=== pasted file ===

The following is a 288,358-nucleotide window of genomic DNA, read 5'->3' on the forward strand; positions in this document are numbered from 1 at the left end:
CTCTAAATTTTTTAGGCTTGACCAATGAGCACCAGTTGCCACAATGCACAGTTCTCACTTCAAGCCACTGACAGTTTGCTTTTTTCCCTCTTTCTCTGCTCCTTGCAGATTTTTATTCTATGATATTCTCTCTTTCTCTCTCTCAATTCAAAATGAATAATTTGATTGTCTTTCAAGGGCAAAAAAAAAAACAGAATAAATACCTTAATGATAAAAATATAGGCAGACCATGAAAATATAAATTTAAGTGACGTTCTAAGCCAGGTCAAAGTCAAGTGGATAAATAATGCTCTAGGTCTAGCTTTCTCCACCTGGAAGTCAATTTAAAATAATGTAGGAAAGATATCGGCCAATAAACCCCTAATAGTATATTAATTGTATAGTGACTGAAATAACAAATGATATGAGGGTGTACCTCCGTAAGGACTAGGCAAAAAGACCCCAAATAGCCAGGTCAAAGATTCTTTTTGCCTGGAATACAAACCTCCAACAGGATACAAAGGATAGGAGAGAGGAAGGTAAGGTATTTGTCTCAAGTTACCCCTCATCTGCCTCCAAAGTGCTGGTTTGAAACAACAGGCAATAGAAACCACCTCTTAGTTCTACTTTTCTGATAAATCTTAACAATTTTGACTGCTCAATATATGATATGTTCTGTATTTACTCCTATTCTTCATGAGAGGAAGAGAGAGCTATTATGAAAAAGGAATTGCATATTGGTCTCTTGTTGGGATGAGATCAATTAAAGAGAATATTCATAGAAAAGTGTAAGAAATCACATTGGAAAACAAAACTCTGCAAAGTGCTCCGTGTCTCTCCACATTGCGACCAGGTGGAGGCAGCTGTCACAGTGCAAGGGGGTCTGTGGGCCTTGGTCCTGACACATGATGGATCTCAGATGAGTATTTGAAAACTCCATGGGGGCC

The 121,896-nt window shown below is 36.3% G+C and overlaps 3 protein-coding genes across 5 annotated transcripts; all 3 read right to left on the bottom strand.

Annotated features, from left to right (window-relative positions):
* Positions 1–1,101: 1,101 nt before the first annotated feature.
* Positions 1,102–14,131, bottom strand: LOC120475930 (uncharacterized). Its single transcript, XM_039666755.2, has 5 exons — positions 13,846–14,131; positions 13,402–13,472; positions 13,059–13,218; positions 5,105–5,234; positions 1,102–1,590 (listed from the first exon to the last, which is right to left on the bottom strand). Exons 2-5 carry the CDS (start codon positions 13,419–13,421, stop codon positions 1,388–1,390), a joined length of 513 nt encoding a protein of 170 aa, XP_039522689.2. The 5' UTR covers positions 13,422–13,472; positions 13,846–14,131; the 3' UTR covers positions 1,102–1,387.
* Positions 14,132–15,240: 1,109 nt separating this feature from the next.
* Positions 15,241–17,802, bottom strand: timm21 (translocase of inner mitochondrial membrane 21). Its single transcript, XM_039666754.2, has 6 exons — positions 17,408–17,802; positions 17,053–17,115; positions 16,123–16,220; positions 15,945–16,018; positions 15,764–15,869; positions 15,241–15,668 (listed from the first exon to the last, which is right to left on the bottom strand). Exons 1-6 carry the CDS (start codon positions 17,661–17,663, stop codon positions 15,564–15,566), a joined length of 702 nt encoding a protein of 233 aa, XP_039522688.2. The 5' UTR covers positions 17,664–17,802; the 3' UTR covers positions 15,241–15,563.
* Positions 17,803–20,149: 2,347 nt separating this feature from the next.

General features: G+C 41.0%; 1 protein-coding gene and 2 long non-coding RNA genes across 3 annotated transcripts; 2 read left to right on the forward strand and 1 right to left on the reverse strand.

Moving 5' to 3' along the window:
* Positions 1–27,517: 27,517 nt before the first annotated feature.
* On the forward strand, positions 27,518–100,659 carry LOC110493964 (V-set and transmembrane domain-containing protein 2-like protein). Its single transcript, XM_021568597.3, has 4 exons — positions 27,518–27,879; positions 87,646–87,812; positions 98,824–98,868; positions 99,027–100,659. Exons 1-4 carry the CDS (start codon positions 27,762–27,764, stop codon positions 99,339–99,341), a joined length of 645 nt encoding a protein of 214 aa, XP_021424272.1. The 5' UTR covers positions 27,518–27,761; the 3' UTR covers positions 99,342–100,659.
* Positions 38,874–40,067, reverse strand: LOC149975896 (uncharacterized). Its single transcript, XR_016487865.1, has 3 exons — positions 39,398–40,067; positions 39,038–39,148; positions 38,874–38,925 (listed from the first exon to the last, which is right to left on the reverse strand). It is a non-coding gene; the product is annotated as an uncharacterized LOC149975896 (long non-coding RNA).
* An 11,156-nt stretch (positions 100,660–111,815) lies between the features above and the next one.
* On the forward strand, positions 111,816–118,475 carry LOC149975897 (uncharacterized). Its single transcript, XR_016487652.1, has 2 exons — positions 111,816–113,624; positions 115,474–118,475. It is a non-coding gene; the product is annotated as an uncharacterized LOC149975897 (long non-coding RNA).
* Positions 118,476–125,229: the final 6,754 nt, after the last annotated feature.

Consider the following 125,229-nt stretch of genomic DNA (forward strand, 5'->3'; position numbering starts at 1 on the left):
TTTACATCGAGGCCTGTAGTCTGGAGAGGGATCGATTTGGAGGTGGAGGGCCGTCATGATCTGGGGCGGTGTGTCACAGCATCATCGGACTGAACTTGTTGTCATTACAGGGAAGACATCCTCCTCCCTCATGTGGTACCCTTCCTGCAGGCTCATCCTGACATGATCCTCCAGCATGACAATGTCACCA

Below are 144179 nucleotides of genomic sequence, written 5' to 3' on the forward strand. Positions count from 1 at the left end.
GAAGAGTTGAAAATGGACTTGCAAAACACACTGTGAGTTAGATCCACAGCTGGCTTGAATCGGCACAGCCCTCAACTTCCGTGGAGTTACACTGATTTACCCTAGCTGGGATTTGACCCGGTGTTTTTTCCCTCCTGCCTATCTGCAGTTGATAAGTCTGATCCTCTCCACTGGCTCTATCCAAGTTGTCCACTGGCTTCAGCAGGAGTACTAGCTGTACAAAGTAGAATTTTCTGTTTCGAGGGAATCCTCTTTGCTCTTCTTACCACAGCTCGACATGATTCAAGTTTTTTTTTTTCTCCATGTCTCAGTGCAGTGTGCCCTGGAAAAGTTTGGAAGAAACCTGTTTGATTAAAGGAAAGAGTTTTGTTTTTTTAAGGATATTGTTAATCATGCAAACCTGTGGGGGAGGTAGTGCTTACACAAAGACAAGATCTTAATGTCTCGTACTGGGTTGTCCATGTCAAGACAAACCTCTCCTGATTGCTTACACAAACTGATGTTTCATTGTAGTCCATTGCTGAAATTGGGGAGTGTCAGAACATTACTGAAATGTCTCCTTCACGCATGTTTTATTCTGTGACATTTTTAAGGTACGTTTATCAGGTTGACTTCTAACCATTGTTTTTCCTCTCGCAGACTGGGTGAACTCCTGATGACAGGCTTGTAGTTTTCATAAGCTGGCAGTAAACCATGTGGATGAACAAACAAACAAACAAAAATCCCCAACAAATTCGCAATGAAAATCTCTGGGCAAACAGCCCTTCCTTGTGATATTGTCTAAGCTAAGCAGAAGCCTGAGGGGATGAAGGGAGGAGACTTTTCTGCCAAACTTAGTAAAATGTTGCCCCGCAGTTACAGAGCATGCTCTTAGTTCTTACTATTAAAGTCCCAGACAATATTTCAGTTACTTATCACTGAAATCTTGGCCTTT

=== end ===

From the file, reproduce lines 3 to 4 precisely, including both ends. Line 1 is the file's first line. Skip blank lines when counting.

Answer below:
The 121,896-nt window shown below is 36.3% G+C and overlaps 3 protein-coding genes across 5 annotated transcripts; all 3 read right to left on the bottom strand.

Annotated features, from left to right (window-relative positions):